Unemployment is up and continuing to rise, the recession, while possibly, maybe, sort of technically over, does not feel over at all, and while Murdoch says “things are better” in the advertising economy, “better” means “no longer totally crap.”
So why on earth would I write a headline like the one adorning this post?
Because despite all that bad news, there’s a fair amount of good news in the web space. A number of healthy private companies are doing quite well, and seem poised to become serious IPO candidates. Among them:
Facebook. The company said it’s now cash flow positive and has been profitable for several quarters. This is the final step toward a public bow, one that could possibly stimulate a wee bit of Googly optimism, just as Google did during the mini-boom of 2004-07.
Demand. According to all accounts, this company has been profitable for several years, is growing nicely, and has revenues well over nine figures. Its search/content/social media mashup model is unique and growing.
Linked In. With a new CEO (Jeff Weiner) who would not have joined had there not been a promise of a large exit, multiple revenue sources, and a strong community, Linked In is another late stage company in the Big IPO queue.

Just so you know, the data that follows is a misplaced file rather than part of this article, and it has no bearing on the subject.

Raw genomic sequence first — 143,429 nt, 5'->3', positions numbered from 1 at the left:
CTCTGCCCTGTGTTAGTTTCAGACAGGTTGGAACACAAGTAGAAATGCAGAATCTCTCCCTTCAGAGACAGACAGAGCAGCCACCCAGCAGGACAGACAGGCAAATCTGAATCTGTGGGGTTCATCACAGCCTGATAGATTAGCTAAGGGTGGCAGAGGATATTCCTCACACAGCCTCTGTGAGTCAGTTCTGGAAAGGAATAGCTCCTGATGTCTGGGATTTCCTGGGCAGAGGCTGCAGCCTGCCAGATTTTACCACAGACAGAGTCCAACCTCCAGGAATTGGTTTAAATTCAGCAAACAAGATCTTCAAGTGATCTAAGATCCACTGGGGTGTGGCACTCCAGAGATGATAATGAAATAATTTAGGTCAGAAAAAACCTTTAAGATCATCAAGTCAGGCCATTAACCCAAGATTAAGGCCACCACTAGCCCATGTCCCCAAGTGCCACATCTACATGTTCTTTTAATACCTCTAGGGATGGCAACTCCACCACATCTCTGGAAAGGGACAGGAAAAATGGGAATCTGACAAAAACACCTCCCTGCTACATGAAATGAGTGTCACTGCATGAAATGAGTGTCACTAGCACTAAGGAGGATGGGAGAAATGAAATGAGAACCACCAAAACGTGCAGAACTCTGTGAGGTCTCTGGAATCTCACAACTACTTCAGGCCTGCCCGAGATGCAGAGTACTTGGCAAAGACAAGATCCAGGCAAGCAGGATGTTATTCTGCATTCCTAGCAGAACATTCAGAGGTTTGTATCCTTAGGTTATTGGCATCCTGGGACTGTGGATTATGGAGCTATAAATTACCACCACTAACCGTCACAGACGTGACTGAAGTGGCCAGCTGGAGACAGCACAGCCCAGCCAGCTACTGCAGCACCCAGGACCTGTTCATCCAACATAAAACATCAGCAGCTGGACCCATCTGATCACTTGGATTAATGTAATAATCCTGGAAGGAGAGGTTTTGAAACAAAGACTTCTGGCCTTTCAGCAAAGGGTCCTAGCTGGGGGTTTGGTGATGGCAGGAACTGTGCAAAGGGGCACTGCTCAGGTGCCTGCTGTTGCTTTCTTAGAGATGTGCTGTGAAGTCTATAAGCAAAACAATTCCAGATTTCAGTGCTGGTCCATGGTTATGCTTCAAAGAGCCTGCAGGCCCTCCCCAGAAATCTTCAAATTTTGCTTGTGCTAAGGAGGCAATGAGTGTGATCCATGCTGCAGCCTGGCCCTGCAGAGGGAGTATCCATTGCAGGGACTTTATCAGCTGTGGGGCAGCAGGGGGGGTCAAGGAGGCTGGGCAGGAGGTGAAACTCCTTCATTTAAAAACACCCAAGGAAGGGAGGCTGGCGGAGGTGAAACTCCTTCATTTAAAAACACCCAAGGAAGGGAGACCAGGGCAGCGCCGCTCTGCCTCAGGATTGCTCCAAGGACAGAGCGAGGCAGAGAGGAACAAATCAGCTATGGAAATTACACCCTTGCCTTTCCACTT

Three companies does not a trend make, but I am sure there are others, and there are even more companies that are one to two years out (like Twitter, for example). It doesn’t take that much to get a trend going in these markets. Unlike the bubble of ten years ago (wow, has it been that long), these companies all have profits, histories, and strong operating plans. And the markets have been on a tear, there is plenty of money on the sidelines, and folks are looking for a place to take a little risk after a year of hiding in treasuries and triple A-rated muni bonds.
In short, I think the IPO market is back on the table, and I would not be surprised to see it start to take off in the next several quarters.
Who did I miss, and what companies do you think might be ready to go soon?